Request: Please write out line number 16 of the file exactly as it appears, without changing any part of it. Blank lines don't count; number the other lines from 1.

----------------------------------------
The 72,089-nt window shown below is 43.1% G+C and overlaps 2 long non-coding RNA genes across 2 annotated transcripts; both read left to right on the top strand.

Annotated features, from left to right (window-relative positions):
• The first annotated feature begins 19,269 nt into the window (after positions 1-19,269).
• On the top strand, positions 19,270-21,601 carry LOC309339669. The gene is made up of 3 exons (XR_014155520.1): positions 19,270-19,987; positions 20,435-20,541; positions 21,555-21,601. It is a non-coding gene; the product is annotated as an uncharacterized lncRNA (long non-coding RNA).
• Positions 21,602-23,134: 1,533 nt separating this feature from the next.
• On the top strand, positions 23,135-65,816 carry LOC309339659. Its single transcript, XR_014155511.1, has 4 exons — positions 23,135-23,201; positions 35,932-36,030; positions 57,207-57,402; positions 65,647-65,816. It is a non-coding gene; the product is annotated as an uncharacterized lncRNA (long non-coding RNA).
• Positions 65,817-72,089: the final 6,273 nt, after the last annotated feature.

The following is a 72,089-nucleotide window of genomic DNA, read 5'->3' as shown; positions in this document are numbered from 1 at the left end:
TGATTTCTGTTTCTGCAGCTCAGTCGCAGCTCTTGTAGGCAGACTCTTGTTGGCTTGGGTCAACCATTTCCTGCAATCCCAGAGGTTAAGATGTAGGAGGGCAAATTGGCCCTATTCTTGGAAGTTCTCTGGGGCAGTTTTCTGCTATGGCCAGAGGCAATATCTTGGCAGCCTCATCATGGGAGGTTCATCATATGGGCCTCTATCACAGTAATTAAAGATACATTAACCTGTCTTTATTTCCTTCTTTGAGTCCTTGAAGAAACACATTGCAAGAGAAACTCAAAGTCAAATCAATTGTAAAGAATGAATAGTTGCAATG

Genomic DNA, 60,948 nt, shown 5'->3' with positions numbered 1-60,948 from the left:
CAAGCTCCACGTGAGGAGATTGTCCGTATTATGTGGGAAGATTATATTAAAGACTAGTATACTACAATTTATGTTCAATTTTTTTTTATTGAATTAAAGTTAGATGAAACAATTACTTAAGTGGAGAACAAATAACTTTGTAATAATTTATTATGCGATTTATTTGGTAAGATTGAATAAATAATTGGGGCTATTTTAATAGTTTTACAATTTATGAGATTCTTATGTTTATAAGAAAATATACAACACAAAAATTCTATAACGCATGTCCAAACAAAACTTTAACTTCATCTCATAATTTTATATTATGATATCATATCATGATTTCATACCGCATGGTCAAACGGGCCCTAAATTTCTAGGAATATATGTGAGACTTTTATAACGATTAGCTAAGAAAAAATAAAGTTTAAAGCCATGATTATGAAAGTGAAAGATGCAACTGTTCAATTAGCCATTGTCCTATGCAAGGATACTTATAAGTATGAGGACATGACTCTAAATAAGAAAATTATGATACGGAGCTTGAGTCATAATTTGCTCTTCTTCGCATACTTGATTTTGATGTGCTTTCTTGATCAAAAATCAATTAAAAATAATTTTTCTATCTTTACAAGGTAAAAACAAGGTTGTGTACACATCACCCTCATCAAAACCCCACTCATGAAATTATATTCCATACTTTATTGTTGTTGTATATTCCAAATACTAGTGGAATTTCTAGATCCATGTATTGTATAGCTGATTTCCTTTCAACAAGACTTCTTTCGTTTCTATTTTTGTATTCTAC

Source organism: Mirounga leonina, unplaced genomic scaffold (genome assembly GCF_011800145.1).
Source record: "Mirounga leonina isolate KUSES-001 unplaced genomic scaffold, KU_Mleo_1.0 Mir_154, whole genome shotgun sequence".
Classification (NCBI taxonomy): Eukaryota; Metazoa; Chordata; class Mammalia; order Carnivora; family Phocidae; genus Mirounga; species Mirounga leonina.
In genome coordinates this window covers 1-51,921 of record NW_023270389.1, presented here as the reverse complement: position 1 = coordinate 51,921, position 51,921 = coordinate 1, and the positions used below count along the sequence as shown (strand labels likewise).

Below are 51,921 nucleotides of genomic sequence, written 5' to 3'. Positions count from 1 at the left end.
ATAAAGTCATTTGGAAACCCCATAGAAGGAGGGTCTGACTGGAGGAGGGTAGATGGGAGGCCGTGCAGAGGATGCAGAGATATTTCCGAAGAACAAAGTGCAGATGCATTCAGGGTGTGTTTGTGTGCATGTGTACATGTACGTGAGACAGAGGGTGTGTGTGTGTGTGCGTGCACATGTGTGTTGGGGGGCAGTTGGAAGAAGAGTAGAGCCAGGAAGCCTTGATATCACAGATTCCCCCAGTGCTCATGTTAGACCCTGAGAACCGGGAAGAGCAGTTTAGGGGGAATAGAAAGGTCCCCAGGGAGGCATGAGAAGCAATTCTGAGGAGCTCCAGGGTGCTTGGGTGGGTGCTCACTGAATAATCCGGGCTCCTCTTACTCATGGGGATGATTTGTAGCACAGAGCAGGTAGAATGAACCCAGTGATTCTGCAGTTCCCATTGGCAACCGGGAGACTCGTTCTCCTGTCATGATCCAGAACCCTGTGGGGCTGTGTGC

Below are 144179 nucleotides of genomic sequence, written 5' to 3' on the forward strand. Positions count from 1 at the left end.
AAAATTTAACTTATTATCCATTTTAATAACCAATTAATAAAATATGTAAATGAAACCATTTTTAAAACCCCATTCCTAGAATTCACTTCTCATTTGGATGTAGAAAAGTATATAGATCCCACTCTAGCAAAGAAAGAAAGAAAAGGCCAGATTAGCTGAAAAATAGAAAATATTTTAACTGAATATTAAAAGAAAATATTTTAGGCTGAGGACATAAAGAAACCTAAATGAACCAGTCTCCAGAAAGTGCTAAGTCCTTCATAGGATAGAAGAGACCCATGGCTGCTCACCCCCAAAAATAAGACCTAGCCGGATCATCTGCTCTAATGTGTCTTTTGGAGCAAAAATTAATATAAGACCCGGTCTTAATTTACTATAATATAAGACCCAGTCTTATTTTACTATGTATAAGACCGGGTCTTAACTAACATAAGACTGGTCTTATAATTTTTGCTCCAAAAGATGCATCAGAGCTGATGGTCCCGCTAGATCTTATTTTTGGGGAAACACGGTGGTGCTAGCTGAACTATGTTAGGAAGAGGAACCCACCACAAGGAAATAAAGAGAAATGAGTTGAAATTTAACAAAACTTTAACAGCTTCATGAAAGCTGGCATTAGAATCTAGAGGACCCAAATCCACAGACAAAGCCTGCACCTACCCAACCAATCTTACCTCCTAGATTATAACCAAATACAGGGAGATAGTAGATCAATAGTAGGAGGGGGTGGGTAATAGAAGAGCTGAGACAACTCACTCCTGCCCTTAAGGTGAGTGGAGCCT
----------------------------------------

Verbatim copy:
Below are 51,921 nucleotides of genomic sequence, written 5' to 3'. Positions count from 1 at the left end.